Anonymous asked in Science & MathematicsWeather · 4 weeks ago

Why are the winds still out of the north  when the next cells are moving in from the southwest?

I had thunderstorms clusters moving in from the southwest  to my north.  I saw low clouds moving in from the north while at the same time low clouds were moving in from the south.  It looked like the clouds were swirling  when it was overhead, the winds were 35 mph in gusts from the north. I then saw a dark patches of clouds moving in from the south at the  same time as it was from the north, it was like that dark cloud wasn't even making it to me but was moving from the south.  It was very confusing. The next cells were about to move in from the southwest.  On the radar it was light green, dark green, and yellow and orange  . That eventually  moved in but why were the winds still out of the north but more of a gentle  breeze? The red core in that cluster was to my northwest. Eventually the winds were northwest. Do downdrafts come from the strongest cell and dominate the other ones?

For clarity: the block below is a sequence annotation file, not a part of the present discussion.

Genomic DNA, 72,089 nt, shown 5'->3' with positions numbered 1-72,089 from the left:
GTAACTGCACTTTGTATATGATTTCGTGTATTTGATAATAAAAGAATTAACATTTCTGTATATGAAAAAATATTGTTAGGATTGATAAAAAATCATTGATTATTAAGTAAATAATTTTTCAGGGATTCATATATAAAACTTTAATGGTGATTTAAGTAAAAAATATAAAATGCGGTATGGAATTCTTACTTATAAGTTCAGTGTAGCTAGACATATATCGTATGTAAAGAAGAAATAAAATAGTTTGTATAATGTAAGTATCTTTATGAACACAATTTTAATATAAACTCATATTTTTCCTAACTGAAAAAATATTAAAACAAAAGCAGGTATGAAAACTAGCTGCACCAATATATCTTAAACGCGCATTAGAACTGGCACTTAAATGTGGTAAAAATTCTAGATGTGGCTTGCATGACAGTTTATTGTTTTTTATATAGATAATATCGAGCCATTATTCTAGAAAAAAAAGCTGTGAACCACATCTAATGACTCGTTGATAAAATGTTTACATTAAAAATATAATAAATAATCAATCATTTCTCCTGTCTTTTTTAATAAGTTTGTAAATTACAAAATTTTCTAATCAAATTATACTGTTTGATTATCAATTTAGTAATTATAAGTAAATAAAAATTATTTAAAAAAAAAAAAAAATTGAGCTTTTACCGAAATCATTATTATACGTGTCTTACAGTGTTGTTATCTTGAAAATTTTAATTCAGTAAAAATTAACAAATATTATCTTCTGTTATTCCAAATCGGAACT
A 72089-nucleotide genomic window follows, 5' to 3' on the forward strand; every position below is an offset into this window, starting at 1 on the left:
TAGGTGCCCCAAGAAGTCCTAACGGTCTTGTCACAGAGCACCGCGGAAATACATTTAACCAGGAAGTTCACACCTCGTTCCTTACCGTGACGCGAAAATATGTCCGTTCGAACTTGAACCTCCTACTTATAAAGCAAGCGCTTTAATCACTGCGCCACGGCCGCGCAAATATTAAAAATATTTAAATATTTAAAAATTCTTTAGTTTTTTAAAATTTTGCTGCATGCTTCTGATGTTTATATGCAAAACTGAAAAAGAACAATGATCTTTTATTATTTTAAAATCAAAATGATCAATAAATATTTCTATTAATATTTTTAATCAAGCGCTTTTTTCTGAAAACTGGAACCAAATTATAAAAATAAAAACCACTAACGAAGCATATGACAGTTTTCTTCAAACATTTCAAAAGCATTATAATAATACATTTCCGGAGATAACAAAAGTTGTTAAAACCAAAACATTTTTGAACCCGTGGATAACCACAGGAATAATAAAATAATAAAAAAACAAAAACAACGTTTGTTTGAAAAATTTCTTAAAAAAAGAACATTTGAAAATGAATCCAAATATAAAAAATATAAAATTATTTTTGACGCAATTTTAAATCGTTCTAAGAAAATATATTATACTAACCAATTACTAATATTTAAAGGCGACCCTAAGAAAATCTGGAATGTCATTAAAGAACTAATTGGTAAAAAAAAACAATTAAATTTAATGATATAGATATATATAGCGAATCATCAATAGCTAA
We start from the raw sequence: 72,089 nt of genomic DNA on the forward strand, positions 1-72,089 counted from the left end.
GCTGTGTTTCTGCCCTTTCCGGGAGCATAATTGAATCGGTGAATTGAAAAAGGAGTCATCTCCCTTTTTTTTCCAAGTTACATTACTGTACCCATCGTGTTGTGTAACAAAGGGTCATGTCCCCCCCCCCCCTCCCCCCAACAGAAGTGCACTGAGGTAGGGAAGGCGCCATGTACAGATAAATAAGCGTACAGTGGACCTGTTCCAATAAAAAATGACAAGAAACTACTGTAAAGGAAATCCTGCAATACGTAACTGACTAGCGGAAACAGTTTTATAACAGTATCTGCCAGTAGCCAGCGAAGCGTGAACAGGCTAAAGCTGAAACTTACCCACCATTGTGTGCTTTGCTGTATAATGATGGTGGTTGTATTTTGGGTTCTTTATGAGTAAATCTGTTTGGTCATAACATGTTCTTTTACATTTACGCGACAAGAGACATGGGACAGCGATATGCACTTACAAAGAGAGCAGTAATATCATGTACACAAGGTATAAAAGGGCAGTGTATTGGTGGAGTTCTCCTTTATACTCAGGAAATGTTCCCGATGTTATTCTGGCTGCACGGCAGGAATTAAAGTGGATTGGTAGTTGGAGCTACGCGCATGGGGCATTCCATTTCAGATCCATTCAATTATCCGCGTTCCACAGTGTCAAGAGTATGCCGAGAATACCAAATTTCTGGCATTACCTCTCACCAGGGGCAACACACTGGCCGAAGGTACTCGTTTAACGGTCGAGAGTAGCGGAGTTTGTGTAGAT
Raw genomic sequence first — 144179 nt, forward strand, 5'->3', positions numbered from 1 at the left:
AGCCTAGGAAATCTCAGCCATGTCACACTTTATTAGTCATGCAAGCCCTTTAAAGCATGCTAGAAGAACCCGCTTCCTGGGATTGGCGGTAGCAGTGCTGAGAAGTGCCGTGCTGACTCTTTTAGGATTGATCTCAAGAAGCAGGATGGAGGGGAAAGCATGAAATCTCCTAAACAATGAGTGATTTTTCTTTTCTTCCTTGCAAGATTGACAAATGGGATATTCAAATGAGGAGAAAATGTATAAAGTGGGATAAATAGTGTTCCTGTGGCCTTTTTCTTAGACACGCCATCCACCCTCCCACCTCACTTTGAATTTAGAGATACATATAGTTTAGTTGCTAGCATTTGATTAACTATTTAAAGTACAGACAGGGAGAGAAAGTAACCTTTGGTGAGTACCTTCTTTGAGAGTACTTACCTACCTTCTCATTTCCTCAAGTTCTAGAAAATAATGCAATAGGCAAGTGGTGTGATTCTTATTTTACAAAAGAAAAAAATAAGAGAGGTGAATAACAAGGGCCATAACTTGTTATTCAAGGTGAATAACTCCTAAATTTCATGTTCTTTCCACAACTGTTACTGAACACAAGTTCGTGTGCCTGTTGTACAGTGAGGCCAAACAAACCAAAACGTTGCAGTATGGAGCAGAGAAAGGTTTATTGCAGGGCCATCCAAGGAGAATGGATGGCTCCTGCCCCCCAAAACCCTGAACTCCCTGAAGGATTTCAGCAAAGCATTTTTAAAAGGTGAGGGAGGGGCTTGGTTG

1 Answer

  • 4 weeks ago

    The clouds moving in from the southwest are in the troposphere at a lower elevation than the clouds moving in from the north. That are in the jet stream in stratosphere at a much higher elevation. 

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